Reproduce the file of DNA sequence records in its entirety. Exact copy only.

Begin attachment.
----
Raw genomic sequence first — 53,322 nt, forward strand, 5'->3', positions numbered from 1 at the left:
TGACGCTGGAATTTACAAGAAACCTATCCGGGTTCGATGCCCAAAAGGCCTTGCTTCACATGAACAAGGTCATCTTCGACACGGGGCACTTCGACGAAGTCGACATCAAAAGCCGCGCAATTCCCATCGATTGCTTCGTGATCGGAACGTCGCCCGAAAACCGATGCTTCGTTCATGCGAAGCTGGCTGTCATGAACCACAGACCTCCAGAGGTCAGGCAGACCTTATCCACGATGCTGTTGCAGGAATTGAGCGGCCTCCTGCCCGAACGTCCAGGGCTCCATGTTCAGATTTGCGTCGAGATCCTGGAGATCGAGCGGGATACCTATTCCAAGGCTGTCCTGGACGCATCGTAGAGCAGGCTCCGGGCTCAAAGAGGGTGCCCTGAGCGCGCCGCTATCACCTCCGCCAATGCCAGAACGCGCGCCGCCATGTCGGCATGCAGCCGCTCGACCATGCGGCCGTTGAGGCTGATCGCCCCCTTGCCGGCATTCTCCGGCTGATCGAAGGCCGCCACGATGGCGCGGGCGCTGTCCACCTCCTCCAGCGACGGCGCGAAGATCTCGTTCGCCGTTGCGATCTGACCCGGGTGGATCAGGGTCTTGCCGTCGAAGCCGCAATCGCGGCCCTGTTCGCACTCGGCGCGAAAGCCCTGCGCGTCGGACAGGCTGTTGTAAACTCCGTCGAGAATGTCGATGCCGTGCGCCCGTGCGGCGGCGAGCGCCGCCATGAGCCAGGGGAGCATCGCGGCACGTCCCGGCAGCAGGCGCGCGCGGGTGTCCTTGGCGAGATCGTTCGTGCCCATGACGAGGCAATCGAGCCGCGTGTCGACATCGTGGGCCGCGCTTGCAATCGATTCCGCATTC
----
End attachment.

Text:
Raw genomic sequence first — 53,322 nt, forward strand, 5'->3', positions numbered from 1 at the left:
TGACGCTGGAATTTACAAGAAACCTATCCGGGTTCGATGCCCAAAAGGCCTTGCTTCACATGAACAAGGTCATCTTCGACACGGGGCACTTCGACGAAGTCGACATCAAAAGCCGCGCAATTCCCATCGATTGCTTCGTGATCGGAACGTCGCCCGAAAACCGATGCTTCGTTCATGCGAAGCTGGCTGTCATGAACCACAGACCTCCAGAGGTCAGGCAGACCTTATCCACGATGCTGTTGCAGGAATTGAGCGGCCTCCTGCCCGAACGTCCAGGGCTCCATGTTCAGATTTGCGTCGAGATCCTGGAGATCGAGCGGGATACCTATTCCAAGGCTGTCCTGGACGCATCGTAGAGCAGGCTCCGGGCTCAAAGAGGGTGCCCTGAGCGCGCCGCTATCACCTCCGCCAATGCCAGAACGCGCGCCGCCATGTCGGCATGCAGCCGCTCGACCATGCGGCCGTTGAGGCTGATCGCCCCCTTGCCGGCATTCTCCGGCTGATCGAAGGCCGCCACGATGGCGCGGGCGCTGTCCACCTCCTCCAGCGACGGCGCGAAGATCTCGTTCGCCGTTGCGATCTGACCCGGGTGGATCAGGGTCTTGCCGTCGAAGCCGCAATCGCGGCCCTGTTCGCACTCGGCGCGAAAGCCCTGCGCGTCGGACAGGCTGTTGTAAACTCCGTCGAGAATGTCGATGCCGTGCGCCCGTGCGGCGGCGAGCGCCGCCATGAGCCAGGGGAGCATCGCGGCACGTCCCGGCAGCAGGCGCGCGCGGGTGTCCTTGGCGAGATCGTTCGTGCCCATGACGAGGCAATCGAGCCGCGTGTCGACATCGTGGGCCGCGCTTGCAATCGATTCCGCATTC